For me, Wood expresses clearly my own thinking on this matter. So much energy has nationally focussed solely on direct payments as a delivery mechanism (which is fantastic for some) that local authority managed budgets have become a second-best, second-class service and ‘transferring’ support from standard support to a ‘so-called’ personal budget managed by the local authority has been a fallacy and a lesson in tick box culture at its worst. The issue is that it is  social workers, yes, like me, who have been complicit in this deception. I tick a few boxes and automatically Mr Smith has a personal budget managed by the LA where previously he had a directly provided care package. The delivery is the same service, by the same people in the same way,  but now, after these boxes have been ticked (because he expressly does not want a direct payment) – he is suddenly on the local authority ‘figures’ as having a managed personal budget.

Whereas Mr Brown next door, who has a service of the same cost but a direct payment, is able to access a personally chosen personal assistant and goes to a sports centre instead of a day centre etc etc.

This seems inherently wrong but it is merely because the managed support is so poorly serving Mr Smith. The answer isn’t to give Mr Smith a direct payment because – and this is the issue that Burstow seems to ignore – he doesn’t actually want it.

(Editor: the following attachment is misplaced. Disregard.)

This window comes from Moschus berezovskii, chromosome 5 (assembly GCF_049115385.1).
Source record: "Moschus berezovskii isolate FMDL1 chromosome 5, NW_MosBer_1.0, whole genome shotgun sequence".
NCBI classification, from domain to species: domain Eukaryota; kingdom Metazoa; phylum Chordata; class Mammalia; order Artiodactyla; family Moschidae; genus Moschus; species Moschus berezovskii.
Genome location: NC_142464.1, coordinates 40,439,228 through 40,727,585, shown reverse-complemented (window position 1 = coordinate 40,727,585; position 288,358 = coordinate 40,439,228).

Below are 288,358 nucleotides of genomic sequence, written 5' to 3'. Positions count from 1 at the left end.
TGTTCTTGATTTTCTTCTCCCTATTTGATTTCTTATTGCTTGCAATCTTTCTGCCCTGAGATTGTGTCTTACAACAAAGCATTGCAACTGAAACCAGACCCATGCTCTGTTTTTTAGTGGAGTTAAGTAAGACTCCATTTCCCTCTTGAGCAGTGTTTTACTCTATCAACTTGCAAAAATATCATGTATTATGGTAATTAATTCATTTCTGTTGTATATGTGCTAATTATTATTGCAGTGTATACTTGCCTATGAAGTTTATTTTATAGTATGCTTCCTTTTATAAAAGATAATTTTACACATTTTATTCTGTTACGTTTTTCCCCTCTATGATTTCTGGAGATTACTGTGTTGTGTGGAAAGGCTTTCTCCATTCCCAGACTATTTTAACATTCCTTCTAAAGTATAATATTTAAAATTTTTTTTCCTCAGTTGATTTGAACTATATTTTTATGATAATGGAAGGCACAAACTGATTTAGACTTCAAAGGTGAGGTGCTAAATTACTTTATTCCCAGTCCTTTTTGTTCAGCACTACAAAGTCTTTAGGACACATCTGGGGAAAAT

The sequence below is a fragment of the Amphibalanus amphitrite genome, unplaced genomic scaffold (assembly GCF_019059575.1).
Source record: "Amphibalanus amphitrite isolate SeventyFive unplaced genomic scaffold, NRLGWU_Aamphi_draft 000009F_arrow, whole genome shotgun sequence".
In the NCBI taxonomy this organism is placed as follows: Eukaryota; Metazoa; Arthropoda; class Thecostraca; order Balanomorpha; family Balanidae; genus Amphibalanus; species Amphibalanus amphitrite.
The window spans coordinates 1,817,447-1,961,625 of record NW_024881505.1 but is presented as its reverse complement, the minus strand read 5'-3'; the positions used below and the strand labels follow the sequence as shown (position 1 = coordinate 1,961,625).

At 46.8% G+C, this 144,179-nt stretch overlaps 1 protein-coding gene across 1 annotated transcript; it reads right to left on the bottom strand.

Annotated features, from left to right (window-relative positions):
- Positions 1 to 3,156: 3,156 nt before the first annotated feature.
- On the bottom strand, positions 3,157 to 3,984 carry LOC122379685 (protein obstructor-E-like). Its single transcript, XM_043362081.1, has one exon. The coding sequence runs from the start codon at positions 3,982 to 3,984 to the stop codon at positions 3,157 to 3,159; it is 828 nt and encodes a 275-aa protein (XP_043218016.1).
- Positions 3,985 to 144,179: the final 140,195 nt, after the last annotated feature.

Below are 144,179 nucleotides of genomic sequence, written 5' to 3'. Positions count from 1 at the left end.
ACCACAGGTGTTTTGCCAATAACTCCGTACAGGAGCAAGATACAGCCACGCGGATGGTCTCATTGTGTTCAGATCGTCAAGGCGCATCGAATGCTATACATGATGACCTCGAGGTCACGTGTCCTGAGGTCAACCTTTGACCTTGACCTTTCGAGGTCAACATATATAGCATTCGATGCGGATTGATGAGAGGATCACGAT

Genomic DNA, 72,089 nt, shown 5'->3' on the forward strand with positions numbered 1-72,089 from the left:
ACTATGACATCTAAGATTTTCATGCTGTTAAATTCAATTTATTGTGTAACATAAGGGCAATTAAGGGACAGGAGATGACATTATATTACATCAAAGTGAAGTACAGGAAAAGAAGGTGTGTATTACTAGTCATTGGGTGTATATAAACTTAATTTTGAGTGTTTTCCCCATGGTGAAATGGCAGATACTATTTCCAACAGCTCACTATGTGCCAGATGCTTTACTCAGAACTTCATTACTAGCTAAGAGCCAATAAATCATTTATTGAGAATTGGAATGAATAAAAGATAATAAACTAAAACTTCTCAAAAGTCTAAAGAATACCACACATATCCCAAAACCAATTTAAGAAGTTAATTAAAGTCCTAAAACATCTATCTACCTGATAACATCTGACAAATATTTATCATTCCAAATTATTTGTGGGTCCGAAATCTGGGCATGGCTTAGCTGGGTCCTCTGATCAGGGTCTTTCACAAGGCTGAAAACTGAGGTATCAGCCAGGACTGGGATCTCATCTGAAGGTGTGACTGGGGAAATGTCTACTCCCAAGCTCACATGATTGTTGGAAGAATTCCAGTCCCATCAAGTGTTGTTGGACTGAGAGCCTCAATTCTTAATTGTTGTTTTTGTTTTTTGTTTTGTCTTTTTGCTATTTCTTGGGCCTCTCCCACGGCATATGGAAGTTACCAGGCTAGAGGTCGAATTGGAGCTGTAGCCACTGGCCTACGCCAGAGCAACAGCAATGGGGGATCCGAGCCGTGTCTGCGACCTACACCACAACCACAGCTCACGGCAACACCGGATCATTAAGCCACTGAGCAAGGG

Wood writes

‘Local authority commissioners… must.. scrutinise their ‘managed budgets’ processes, to ensure they deliver choice and control and are not part of a tick box exercise’

Finally, it feels that someone ‘out there’ is listening to our worries and genuine concerns about a system that seems to have been designed to deliver inequity.

She goes on to say

‘An inclusive personal budget strategy is… one where more innovative uses of personal budgets are developed’

And that, I think is the key. We have had direct payments for a long, long term. Where the real innovation is needed is on pushing out new ways of delivering personalised care within the context of managed budgets.

Wood helpfully specifies the different ways that personal budgets can be used saying

‘There are six forms of personal budget used in social care in England

- a direct payment (held by individual)

- an indirect payment (held by a trusted other – eg a friend of family)

- a trust fund (held by a trust of people)

- a brokered fund (held by a professional broker)

- an individual service fund (held by a provider)

- a care managed fund (held by local commissioners) ‘

and then goes on to say

‘There is a danger.. that as the Scottish and English governments focus on direct payments as the default and preferred modus operandi for personal budgets (in social care at least), people may assume these other forms of personal budget are not capable of ‘real’ personalisation.

This can become a self-fulfilling prophecy, with providers spending less time developing their systems for these other forms of personal budget and them becoming tokenistic forms of personal budget, which do not offer real control’

If Claudia Wood were in the same room as me, I would applaud her. THAT for me is the crucial point in all of this. I want to deliver more personalised services but the only tools I have been given within my local authority are direct payments (or indirect payments)  or care managed fund. All these other options have been theoretical and none have developed any flexibility.